“Concerning George and the Albany Symphony gig, this has come full circle in that we’d had that experience together in the mid 80s, then 25 years later we’ve come together for THIS piece, which also reflects a kind of meeting of the Greek and Jewish. Then there’s George taking klezmer, and sort of putting it through his own personal crazy blender. And the orchestration is going to be incredible.”

“I think it’s about a search for roots, a search for identity, and two people coming together, each one with their individual searches. That feels like a full circle in the sense of our experience.”

George: “The piece is in three sections, over 20 minutes, I don’t know, maybe 23. It begins with a donya, kind of klezmerish with a slow introduction. But then it goes right into a lively kind of Cretan song, with clarinet, and that’s the first movement, mainly Greek/Cretan music.”

“The middle movement, which is the large movement, is slow and very nostalgic, and uses more modern elements. And it’s the centerpiece where I’m most creative. Slow, yearning, using abstractions of Greek and klezmer.”

“The last of the three is totally klezmer, it just breaks out into what you would call the honga, which we think of the “Hava Nagila”—they call that a hora. But actually, honga is a fast klezmer-type of movement, intensifying throughout, just keeps getting crazier. So what you get is a kind of circus, a sandwich where you hear an introduction of fast Greek, ending with klezmer. And, in fact, the last movement is called “Bir-Zirk.” ‘Zirk’ is ‘circus’ in Yiddish. David likes that title…”

George clearly has had a great time trying out his array of melodies on David. “I give him a tune, and he’s enlivening it, filtering it through making it klezmer, making it work. There are some very difficult things that he translates into playable form, using the klezmer sound.”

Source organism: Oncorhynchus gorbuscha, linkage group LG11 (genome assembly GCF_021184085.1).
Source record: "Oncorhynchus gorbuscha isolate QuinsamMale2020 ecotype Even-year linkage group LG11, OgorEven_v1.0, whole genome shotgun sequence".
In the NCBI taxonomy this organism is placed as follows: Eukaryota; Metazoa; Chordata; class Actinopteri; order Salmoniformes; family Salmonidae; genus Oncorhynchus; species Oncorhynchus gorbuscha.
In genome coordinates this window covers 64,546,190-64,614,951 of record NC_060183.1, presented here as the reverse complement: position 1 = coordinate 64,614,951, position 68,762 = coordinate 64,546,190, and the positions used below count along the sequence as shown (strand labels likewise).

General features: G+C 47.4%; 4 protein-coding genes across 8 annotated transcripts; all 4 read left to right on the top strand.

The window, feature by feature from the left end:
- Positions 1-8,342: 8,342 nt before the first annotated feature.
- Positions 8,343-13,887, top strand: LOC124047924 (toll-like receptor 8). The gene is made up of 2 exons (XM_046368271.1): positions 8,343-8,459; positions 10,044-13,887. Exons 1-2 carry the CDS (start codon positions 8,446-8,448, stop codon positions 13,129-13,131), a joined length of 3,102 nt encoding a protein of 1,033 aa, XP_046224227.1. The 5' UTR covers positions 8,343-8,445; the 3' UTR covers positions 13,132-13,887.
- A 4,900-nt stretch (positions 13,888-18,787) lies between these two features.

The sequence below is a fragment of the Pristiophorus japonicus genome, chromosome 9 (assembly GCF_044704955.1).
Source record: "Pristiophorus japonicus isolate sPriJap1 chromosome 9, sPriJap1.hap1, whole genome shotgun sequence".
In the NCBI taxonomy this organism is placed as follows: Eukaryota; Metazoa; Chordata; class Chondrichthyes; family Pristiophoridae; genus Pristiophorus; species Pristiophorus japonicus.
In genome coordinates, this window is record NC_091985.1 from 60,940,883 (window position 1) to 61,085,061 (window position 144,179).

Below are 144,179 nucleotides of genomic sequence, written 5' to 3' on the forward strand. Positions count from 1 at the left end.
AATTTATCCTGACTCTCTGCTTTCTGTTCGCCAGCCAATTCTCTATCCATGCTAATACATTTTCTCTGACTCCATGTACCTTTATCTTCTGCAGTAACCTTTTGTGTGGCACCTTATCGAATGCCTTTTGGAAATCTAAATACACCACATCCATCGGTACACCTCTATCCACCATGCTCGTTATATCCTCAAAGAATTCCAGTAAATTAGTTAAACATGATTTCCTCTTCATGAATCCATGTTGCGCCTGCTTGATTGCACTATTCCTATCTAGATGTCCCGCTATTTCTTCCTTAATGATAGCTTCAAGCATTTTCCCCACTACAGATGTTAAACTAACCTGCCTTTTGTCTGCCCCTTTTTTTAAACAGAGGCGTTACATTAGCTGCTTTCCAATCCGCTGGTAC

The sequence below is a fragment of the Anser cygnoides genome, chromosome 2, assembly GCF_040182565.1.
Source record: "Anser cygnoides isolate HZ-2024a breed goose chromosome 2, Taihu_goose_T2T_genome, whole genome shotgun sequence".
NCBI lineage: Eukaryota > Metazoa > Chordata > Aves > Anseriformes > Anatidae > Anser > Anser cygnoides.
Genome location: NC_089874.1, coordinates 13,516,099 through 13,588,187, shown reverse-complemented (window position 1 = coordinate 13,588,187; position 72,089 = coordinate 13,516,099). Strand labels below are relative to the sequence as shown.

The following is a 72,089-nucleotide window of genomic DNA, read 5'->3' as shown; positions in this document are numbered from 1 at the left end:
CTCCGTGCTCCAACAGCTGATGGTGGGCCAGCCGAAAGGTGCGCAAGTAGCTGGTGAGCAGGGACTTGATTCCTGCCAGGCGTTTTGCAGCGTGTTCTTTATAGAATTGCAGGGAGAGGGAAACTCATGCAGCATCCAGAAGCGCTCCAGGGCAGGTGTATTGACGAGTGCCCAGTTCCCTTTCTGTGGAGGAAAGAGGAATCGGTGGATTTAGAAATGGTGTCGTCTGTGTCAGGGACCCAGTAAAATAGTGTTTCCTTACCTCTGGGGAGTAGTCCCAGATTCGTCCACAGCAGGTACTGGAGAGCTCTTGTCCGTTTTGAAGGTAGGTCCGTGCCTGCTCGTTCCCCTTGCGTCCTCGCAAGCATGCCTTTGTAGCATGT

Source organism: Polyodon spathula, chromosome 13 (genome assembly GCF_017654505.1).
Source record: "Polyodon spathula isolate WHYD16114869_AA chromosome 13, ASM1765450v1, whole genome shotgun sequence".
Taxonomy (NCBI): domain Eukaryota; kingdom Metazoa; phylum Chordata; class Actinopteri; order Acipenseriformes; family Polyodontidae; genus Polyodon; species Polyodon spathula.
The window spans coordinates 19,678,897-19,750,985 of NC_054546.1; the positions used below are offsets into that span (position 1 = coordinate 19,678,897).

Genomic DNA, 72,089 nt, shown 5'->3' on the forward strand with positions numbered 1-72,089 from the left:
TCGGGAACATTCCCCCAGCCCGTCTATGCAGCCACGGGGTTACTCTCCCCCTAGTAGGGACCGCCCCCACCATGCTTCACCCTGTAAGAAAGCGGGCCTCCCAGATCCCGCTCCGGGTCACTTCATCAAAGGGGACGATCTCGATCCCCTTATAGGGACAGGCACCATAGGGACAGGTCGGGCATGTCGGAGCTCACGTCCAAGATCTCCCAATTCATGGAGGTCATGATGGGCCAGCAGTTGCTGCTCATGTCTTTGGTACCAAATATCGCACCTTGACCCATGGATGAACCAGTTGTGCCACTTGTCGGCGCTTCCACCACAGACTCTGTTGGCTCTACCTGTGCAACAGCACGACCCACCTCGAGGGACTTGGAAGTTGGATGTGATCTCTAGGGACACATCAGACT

But does working closely with a certain musician with specialized abilities translate to making a concerto accessible to clarinetists perhaps not so attuned to the klezmer style? “Well, this is the magic of David Krakauer. The music can be played classically straight and work. It could be played in a folkish way, which would add a little color.”

“When David plays it, whether it’s Greek, the abstract middle movement, or the klezmer, he has permission to play it in the klezmer mode. So, it’s not my ‘Klezmer Concerto,” it’s his!”

David Krakauer will be the featured soloist with the Albany Symphony for the premiere of George Tsontakis’ Clarinet Concerto, performing as part of the American Music Festival (May 19-22) at the Curtis R. Priem Experimental Media and Performing Arts Center (EMPAC), 110 8th St., Troy,, 518.276.3921, May 21, 7:30 PM

The Albany Symphony will also be premiering George Tsontakis’ Let the River Be Unbroken, at their debut at Carnegie Hall, New York City, as part of the Spring for Music Festival, May 10, 7:30 PM. Visit of call 518.465.4755 for info and tickets.